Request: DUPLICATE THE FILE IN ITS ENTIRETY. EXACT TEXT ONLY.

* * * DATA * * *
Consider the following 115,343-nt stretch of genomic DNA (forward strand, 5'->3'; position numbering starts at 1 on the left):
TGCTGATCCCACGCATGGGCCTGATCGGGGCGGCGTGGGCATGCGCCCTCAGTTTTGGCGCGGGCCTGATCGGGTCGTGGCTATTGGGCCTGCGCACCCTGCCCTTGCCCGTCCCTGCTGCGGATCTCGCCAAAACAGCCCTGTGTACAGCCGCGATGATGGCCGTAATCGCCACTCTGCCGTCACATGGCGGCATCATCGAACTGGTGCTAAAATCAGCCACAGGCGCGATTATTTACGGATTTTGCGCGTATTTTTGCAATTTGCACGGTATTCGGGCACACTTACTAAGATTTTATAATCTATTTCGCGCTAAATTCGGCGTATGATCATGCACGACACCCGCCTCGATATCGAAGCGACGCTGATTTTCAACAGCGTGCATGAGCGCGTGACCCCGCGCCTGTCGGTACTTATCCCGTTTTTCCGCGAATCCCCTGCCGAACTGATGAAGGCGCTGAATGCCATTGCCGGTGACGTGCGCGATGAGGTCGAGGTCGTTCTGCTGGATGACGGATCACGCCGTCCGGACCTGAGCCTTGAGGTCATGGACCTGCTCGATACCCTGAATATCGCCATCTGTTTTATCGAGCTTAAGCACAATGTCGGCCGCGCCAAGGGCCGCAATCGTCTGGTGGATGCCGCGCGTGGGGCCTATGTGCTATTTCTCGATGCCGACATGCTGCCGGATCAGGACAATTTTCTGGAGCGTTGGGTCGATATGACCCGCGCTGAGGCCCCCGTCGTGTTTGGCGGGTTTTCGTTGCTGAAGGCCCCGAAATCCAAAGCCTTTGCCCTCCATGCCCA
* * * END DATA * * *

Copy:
Consider the following 115,343-nt stretch of genomic DNA (forward strand, 5'->3'; position numbering starts at 1 on the left):
TGCTGATCCCACGCATGGGCCTGATCGGGGCGGCGTGGGCATGCGCCCTCAGTTTTGGCGCGGGCCTGATCGGGTCGTGGCTATTGGGCCTGCGCACCCTGCCCTTGCCCGTCCCTGCTGCGGATCTCGCCAAAACAGCCCTGTGTACAGCCGCGATGATGGCCGTAATCGCCACTCTGCCGTCACATGGCGGCATCATCGAACTGGTGCTAAAATCAGCCACAGGCGCGATTATTTACGGATTTTGCGCGTATTTTTGCAATTTGCACGGTATTCGGGCACACTTACTAAGATTTTATAATCTATTTCGCGCTAAATTCGGCGTATGATCATGCACGACACCCGCCTCGATATCGAAGCGACGCTGATTTTCAACAGCGTGCATGAGCGCGTGACCCCGCGCCTGTCGGTACTTATCCCGTTTTTCCGCGAATCCCCTGCCGAACTGATGAAGGCGCTGAATGCCATTGCCGGTGACGTGCGCGATGAGGTCGAGGTCGTTCTGCTGGATGACGGATCACGCCGTCCGGACCTGAGCCTTGAGGTCATGGACCTGCTCGATACCCTGAATATCGCCATCTGTTTTATCGAGCTTAAGCACAATGTCGGCCGCGCCAAGGGCCGCAATCGTCTGGTGGATGCCGCGCGTGGGGCCTATGTGCTATTTCTCGATGCCGACATGCTGCCGGATCAGGACAATTTTCTGGAGCGTTGGGTCGATATGACCCGCGCTGAGGCCCCCGTCGTGTTTGGCGGGTTTTCGTTGCTGAAGGCCCCGAAATCCAAAGCCTTTGCCCTCCATGCCCA